our society at cranford.

Throughout this story, Elizabeth Gaskell makes the them of Darwin’s “natural selection” very evident. Natural selection is define by google as: the process whereby organisms better adapted to their environment tend to survive and produce more offspring. The author focused heavily on the external aspects of the characters describing some as “20 shades prettier” and others as sickly and pale. This represents the difference between those who may have been “selected” as opposed to those who have slim chances. The idea is that beauty is connected to strength and adaptability but it is not always the case. Some may have all the physical aspects yet not be able to adapt. This is manifested in her writing. The only character that represents all the qualities as explained in the previous stated definition is Miss Jessie Brown. She being the only one that survives proves that and especially being able to adapt and get married. Which is the second part of the definition; to produce more offspring. Being one that survived and adapted she will produce offspring who will be stronger and more capable of serving as well which will reinforce the idea that Darwin put forth.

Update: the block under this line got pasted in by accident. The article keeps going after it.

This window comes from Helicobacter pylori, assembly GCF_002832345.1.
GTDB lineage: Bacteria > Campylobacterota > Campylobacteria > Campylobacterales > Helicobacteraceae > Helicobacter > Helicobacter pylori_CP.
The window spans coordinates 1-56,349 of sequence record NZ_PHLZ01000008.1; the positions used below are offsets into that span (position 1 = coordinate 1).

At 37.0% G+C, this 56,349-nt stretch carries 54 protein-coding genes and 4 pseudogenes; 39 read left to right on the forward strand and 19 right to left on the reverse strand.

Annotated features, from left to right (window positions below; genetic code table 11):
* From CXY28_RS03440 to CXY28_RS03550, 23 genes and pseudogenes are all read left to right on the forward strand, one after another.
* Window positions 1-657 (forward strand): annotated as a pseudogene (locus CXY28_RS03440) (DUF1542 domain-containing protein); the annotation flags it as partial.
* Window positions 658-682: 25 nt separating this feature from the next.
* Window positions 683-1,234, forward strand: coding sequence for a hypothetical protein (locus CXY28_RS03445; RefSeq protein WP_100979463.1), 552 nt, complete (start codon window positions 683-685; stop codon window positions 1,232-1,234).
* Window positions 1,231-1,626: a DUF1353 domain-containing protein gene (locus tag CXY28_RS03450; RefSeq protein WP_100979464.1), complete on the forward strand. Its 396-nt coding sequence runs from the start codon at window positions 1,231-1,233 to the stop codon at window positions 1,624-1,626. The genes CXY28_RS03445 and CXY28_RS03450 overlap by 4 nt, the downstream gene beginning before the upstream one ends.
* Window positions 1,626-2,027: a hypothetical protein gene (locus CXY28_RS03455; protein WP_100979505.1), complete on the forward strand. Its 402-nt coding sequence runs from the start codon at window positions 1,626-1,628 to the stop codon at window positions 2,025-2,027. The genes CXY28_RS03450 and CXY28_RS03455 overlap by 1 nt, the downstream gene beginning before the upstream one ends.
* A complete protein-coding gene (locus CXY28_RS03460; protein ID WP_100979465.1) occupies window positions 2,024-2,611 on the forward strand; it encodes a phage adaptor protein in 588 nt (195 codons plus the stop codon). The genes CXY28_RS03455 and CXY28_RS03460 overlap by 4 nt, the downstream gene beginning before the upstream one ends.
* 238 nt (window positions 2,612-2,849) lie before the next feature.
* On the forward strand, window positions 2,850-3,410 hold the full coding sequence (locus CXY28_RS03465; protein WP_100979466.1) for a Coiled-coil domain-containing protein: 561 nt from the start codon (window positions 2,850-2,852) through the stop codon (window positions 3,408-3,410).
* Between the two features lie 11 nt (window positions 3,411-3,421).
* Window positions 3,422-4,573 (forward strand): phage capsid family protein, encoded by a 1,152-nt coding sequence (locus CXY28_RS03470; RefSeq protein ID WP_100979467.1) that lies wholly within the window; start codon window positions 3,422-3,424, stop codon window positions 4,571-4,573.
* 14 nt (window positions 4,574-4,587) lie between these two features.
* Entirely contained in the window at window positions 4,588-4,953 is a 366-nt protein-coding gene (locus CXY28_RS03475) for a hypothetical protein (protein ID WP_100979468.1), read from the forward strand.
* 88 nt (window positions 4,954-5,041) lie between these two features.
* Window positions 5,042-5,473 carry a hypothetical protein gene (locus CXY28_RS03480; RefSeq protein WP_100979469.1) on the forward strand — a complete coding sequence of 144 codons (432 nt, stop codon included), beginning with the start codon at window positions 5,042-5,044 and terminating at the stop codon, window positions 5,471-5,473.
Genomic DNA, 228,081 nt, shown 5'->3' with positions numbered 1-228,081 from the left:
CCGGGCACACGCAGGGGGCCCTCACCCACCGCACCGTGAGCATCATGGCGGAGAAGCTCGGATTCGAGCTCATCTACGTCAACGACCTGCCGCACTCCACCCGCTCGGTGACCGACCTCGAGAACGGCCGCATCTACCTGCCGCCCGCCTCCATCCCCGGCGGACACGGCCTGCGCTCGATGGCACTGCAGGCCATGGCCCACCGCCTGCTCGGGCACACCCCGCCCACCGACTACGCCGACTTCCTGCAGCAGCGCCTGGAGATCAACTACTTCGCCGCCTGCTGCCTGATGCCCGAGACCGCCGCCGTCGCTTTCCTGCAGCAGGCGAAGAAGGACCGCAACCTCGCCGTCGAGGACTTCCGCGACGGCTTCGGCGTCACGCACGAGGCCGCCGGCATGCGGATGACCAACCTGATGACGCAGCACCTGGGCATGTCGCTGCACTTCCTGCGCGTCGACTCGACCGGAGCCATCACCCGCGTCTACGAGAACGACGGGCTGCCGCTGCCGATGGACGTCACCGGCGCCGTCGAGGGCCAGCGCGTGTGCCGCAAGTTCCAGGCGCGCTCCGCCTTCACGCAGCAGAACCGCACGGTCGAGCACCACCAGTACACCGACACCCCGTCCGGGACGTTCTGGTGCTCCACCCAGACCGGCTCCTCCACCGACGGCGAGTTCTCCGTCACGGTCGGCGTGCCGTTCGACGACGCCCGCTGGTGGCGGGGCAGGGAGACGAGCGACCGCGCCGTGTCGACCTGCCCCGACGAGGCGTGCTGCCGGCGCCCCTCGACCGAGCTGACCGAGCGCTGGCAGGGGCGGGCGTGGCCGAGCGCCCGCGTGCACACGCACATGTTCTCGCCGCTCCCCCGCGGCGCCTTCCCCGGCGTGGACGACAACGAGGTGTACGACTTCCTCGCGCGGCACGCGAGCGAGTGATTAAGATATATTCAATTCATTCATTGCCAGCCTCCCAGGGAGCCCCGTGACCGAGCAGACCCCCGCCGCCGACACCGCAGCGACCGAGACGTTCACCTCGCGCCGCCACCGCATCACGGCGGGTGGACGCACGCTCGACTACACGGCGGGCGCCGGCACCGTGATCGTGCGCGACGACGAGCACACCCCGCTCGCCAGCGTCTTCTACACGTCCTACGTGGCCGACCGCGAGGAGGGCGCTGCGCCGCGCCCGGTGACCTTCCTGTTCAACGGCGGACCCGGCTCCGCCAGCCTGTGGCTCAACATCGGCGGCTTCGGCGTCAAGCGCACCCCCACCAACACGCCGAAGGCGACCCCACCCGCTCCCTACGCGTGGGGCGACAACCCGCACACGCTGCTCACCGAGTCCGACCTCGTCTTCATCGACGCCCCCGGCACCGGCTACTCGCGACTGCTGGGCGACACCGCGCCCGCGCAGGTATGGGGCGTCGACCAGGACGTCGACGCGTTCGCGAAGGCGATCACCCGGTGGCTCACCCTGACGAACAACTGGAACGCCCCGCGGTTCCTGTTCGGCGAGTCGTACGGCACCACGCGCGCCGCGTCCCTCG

It is very clear that the qualities we talked about in class (sweetness and beauty) are representative of the ability to adapt and survive. Darwin may suggest that maybe inherently people are subconsciously looking for a “mate” who will allow their offspring the best chance at survival.

One thought on “our society at cranford.

  1. There’s no doubt that Darwin’s theory of Natural Selection is relevant to Elizabeth Gaskell’s “Cranford.” As you stated, it is merely fact that some women were prettier, and thus were more taken care of. However, I found it very interesting that in this community of all women, only one man stood. At that, the Captain was extremely resilient and adapted to the culture. In contrast, he also changed the way the people of Cranford thought about money and spoke about money. The narrator says “‘Elegant economy!’ How naturally one falls back into the phraseology of Cranford! There, economy was always ‘elegant,’ and money-spending always ‘vulgar and ostentatious,’…Captain Brown came to live at Cranford, and openly spoke about his being poor” (1434). I found this passage to be interesting because eCaptain Brown did not adapt very easily to this, and he in fact ended up changing the way these women in Cranford thought about money.

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